• Not much time to dilly dally!
So this is what's going through my head:
  1. I can use my degree, which is centered around high needs education
  2. Working there will get me a teaching licence which I can then use to teach in most other states
    • In order to teach in another state I need to take some tests and do in classroom training
  3. I would have summers off so I wouldn't have to stay in the hot and muggy weather
    • Summers would also give me a chance to do some research, travel, or write 
  4. I would be living in New Orleans!
Come on ladies and gents: I need my global peanut gallery for this one. What do you think of my plan?

December 19, 2011

Post Semester Sicklies

Fall semester is over, finals are over, and I'm sick. I'll bet than it's adrenalin withdrawal rather than a bug, but that doesn't make it any better. Lucky for me I'm house sitting for a friend while she's home for the holidays. That means I have a futon to crash on and the Disney channel to veg in front of. It also means I can escape the pre Christmas crazies that have taken over my parking lot. On Saturday, my first day with no homework to do, I slept until 1pm and woke up to a very loud car alarm going off a few spaces over. I haven't slept that late in ten years so I really shouldn't haven been surprised when sickness followed.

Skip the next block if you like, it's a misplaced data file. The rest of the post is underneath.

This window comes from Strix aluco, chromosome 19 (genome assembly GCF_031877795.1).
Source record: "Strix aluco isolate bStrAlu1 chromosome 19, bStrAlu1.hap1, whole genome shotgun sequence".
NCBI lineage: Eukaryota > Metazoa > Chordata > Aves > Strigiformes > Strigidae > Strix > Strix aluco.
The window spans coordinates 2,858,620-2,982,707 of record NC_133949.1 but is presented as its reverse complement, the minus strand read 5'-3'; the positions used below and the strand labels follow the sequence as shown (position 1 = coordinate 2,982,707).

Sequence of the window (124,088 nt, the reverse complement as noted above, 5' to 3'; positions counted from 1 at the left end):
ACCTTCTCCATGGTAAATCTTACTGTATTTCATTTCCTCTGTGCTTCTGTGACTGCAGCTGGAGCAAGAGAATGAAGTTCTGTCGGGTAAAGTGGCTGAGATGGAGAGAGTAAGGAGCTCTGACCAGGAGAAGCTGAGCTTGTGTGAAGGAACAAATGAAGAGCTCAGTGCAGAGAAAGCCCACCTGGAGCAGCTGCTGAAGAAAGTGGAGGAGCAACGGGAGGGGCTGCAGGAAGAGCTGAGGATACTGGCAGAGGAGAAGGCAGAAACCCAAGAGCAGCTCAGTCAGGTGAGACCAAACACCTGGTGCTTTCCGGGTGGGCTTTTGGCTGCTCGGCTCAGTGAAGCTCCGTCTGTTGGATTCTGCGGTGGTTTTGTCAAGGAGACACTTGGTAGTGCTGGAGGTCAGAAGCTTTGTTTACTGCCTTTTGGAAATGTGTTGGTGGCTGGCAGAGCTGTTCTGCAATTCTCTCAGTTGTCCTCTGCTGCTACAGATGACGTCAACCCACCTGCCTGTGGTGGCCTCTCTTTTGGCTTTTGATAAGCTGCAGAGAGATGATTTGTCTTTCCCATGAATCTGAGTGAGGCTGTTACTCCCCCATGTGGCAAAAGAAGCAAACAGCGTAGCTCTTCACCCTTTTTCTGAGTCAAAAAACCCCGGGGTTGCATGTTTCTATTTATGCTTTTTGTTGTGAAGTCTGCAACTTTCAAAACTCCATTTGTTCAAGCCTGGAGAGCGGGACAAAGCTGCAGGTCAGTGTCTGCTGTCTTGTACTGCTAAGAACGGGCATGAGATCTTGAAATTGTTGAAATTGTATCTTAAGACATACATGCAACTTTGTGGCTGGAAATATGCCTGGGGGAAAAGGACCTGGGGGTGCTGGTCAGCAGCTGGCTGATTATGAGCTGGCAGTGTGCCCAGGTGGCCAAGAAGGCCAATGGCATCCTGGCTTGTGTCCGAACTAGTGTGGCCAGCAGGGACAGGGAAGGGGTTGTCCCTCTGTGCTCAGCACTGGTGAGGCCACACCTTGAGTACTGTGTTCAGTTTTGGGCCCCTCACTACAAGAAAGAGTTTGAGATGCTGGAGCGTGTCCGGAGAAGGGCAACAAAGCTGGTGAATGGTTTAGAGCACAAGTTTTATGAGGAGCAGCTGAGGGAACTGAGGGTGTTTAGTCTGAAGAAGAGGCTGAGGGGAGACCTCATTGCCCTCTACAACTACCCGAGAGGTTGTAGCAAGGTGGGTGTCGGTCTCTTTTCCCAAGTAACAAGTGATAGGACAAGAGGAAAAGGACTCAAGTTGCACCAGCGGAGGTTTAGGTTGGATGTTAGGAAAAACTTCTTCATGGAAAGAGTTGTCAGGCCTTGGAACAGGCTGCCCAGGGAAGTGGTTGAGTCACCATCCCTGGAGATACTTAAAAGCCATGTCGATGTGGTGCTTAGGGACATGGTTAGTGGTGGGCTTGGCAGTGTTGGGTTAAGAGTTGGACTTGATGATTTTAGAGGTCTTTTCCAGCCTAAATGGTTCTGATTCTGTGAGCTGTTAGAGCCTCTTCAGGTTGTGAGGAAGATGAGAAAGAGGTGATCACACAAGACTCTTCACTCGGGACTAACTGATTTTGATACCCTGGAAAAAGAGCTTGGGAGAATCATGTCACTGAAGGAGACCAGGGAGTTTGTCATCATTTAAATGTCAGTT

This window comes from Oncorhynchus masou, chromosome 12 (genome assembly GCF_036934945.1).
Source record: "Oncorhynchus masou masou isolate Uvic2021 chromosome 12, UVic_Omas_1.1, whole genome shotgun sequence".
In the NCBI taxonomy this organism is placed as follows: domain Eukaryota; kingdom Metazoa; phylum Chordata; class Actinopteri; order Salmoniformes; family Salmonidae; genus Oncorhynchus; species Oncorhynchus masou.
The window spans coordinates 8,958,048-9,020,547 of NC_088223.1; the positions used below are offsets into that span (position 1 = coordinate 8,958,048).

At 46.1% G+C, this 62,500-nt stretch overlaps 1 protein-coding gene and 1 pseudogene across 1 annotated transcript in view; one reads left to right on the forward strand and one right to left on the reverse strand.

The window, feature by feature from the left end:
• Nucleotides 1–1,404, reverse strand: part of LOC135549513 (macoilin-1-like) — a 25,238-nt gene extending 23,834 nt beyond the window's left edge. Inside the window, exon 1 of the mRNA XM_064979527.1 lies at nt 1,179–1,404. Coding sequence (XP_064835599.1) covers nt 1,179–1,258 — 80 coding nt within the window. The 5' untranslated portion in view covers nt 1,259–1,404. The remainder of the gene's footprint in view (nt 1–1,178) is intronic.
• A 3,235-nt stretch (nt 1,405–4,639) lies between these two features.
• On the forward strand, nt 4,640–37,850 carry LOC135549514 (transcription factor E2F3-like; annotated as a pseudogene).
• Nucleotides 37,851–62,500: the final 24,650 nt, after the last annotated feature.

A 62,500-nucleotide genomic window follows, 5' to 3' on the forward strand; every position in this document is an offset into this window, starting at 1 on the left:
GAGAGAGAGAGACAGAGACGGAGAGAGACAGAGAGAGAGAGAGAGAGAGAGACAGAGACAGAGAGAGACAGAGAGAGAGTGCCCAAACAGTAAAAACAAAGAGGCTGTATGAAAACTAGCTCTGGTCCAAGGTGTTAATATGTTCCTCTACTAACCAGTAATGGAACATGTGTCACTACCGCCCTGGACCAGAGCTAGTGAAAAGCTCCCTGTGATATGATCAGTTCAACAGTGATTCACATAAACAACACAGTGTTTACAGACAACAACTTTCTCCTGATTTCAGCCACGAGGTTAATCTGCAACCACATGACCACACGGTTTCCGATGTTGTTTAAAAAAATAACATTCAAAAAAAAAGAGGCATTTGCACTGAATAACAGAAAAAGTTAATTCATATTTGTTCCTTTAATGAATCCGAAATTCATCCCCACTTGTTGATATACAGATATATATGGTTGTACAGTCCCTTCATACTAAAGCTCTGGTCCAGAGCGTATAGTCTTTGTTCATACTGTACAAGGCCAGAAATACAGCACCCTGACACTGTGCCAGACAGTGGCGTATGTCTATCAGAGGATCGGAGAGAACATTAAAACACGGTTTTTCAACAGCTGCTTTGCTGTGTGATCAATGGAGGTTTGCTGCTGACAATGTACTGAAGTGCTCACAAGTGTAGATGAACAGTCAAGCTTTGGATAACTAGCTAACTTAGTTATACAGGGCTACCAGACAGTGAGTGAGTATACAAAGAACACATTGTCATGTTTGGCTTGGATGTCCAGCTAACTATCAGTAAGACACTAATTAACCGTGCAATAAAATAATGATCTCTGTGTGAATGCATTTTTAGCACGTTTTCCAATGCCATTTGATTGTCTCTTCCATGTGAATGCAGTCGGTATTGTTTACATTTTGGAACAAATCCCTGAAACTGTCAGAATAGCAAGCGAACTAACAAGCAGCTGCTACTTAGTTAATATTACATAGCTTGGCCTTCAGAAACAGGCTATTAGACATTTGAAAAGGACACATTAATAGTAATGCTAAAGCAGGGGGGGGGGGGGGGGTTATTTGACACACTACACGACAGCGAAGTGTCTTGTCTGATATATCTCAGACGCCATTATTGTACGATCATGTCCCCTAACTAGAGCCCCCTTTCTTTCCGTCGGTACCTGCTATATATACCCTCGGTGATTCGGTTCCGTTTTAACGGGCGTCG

In other news, I got an email about Florida today and my traveling partner might be pulling out. More to come!

December 15, 2011

Ikea Home Planner

This is kind of addictive so I'm hesitent to pass it along... but it's so much fun!

I've been talking to some van dwellers who like to use Ikea. They kind of specialize in small spaces and easily assembled stuff so it makes sense. Yesterday I spent some time on the Ikea website looking at tiny stoves and other cool stuff, when I found their home planner. Yes, it's meant to be used for a little apartment in SoHo, but plug in the dimentions of your vehicle and you can furnish it, paint it, put in cabinets... basicly you can waste an afternoon dreaming about all the stuff you could do. So check it out!

December 14, 2011

Creepy Van Guy (.com)

I'm in the middle of finals week (so not a ton of time to post) but I thought I would give you some Wednesday happy.  Check out The Creepy Van Guy for unique vans seen around the country.